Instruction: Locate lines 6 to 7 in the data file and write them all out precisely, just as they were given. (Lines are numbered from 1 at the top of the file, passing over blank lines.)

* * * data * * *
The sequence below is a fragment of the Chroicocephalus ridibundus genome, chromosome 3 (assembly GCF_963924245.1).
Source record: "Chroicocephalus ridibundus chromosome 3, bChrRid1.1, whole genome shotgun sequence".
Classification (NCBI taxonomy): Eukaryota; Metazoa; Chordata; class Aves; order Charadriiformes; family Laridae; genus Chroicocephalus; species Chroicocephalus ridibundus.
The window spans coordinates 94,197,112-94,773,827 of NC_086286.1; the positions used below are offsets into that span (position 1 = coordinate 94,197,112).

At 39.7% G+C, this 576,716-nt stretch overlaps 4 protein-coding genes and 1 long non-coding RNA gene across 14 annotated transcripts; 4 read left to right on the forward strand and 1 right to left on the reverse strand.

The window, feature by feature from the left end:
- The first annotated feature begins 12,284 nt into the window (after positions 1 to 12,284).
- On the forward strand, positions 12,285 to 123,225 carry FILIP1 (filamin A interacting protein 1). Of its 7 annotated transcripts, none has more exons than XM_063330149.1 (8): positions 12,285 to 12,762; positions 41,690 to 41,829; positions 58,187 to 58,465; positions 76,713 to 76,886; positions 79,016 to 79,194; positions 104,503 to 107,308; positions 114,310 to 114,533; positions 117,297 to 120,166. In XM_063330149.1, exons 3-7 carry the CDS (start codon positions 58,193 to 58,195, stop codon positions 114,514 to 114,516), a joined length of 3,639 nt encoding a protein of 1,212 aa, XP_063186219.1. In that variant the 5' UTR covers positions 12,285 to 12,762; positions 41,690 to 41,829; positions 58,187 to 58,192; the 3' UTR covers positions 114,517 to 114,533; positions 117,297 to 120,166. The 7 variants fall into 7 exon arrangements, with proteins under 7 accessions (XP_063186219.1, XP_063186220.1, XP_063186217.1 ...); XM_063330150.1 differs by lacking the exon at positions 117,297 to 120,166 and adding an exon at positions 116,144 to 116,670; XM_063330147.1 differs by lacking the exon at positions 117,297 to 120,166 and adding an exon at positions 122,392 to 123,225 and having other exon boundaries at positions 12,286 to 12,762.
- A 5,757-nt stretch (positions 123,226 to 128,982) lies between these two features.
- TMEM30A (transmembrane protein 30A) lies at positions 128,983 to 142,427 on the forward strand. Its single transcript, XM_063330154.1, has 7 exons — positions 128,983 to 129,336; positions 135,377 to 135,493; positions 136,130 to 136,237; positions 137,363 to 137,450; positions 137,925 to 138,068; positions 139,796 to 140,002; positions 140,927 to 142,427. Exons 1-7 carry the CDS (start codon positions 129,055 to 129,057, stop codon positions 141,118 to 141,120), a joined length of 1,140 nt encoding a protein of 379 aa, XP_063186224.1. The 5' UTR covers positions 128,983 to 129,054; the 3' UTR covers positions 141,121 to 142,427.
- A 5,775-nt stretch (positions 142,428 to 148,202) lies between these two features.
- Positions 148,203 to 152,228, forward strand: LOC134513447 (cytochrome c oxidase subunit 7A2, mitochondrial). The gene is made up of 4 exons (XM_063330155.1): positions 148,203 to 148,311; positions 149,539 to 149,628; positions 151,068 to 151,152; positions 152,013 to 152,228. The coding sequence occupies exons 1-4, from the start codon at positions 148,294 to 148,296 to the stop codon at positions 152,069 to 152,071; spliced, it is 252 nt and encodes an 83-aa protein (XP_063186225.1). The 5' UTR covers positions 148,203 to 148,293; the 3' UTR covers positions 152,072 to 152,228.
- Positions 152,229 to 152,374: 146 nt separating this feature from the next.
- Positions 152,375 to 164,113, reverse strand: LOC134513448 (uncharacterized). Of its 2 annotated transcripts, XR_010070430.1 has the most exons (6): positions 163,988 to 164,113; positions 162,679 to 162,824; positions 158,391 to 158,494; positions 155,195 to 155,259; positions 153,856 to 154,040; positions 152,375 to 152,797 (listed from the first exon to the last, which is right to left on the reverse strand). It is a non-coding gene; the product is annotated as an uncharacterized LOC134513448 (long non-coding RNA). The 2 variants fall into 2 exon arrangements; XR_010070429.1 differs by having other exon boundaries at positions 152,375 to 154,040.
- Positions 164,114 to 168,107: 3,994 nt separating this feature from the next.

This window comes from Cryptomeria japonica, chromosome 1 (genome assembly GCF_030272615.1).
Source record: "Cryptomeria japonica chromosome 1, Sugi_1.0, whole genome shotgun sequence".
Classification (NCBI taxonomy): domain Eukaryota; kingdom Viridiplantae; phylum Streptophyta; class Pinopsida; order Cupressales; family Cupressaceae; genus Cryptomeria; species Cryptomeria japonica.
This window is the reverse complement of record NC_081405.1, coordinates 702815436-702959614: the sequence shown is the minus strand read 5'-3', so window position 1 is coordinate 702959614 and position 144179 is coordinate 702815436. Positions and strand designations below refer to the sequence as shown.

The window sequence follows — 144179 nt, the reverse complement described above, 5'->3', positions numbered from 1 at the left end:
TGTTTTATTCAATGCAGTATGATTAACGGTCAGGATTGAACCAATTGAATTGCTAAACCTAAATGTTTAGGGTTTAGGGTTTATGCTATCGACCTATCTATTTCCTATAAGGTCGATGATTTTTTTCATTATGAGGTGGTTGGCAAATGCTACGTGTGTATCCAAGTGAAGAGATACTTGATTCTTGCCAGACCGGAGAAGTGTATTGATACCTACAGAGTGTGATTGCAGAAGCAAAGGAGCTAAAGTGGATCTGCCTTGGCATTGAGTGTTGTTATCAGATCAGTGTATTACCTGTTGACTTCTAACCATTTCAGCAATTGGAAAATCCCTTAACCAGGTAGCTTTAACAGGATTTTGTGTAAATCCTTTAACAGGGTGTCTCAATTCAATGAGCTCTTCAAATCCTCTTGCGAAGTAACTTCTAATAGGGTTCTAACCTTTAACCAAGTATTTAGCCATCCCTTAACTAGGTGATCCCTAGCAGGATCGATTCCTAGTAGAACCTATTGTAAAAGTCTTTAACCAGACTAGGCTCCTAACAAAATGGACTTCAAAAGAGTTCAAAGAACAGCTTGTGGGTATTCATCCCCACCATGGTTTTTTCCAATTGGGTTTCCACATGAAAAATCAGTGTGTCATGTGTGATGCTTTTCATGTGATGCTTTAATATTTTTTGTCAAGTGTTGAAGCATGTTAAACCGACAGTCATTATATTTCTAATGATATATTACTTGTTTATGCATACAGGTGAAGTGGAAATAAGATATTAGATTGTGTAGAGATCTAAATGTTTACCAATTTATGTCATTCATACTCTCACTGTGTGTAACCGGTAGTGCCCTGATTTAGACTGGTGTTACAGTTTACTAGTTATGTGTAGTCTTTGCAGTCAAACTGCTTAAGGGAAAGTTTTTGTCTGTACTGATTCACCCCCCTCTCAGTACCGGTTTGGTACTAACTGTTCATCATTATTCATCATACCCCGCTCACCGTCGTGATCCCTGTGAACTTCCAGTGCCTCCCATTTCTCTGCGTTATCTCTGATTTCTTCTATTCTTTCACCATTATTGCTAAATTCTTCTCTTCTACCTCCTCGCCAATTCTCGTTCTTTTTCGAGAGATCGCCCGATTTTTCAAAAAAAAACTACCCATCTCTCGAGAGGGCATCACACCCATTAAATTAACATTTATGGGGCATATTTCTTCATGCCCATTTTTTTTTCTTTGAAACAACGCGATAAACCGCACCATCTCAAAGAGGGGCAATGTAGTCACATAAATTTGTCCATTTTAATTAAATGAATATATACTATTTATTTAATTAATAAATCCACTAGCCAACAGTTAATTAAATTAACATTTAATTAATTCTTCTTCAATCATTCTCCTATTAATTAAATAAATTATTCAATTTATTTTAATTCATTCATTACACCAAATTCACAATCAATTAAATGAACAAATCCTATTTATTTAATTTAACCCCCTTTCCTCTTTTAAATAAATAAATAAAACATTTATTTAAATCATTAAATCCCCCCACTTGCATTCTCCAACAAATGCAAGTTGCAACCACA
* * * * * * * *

The window, feature by feature from the left end:
- The first annotated feature begins 12,284 nt into the window (after positions 1 to 12,284).